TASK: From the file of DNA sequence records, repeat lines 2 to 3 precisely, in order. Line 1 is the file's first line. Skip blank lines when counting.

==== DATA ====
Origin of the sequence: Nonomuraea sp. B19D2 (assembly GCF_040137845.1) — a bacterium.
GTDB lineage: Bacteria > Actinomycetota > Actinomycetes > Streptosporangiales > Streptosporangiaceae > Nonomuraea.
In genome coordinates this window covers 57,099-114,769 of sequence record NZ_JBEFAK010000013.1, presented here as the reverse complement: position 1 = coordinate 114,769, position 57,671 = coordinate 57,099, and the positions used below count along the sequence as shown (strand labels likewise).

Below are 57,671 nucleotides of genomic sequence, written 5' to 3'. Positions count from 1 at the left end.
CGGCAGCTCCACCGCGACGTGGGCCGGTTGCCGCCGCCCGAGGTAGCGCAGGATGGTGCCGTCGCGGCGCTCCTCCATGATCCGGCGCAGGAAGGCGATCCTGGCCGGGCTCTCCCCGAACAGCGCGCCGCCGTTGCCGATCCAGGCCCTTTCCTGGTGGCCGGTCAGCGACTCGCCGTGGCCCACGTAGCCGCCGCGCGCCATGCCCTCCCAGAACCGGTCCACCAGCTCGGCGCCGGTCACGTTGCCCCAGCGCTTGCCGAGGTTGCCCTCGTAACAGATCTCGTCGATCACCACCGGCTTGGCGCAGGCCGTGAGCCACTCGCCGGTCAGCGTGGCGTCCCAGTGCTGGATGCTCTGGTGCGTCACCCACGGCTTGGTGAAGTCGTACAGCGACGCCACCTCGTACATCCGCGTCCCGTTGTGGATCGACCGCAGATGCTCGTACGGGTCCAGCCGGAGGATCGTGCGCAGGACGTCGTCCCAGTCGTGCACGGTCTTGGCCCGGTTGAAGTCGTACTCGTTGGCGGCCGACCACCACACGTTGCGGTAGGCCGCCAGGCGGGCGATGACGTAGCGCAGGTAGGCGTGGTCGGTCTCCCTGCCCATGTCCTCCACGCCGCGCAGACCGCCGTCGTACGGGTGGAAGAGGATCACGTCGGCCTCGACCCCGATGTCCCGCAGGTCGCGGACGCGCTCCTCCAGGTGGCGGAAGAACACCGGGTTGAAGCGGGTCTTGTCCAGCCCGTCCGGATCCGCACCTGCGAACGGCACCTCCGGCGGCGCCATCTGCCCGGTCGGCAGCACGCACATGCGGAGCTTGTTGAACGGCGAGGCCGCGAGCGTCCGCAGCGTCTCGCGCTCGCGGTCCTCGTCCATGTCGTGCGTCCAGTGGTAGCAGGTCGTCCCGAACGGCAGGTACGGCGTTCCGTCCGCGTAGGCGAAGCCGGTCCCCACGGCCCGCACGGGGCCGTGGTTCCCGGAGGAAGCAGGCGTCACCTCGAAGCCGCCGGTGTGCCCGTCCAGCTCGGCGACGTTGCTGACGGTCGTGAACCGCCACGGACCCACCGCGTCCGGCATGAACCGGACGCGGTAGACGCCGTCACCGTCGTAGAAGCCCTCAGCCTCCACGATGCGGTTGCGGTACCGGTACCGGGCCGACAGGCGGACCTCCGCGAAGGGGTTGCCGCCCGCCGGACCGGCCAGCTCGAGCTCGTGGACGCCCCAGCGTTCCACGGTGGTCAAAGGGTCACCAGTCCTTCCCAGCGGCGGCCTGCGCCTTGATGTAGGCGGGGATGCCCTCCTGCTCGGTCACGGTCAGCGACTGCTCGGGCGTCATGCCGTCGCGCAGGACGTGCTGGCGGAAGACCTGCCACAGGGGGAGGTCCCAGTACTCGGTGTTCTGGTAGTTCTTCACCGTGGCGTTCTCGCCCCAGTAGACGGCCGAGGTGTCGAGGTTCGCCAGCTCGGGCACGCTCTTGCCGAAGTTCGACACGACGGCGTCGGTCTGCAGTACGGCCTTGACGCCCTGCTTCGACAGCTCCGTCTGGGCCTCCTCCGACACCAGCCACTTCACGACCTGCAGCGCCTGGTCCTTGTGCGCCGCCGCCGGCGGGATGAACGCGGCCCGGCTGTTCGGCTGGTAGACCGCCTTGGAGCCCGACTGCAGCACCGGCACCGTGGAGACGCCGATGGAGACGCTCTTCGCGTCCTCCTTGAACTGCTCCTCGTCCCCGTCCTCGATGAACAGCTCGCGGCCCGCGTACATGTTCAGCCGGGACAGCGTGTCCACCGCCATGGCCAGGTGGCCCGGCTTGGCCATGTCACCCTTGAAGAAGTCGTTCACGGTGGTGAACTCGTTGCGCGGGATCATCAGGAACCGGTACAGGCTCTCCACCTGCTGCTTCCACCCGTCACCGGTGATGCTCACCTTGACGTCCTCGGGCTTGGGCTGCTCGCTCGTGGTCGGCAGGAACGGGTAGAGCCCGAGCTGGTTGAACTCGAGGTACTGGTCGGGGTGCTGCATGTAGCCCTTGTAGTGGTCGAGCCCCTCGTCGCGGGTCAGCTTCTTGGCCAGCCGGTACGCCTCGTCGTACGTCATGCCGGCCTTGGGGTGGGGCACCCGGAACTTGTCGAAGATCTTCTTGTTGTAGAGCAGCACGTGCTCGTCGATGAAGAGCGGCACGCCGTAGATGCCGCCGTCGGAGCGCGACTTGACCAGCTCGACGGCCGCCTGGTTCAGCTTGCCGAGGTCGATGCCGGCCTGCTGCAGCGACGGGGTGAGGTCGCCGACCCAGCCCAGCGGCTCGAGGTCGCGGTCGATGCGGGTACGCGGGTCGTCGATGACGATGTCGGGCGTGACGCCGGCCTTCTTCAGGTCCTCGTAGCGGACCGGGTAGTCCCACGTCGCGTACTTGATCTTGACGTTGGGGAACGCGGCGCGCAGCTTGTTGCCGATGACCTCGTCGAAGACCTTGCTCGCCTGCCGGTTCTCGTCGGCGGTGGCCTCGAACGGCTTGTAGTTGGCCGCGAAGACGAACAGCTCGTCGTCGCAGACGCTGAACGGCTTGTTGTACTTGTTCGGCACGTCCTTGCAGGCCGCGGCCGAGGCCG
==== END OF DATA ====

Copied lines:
GTDB lineage: Bacteria > Actinomycetota > Actinomycetes > Streptosporangiales > Streptosporangiaceae > Nonomuraea.
In genome coordinates this window covers 57,099-114,769 of sequence record NZ_JBEFAK010000013.1, presented here as the reverse complement: position 1 = coordinate 114,769, position 57,671 = coordinate 57,099, and the positions used below count along the sequence as shown (strand labels likewise).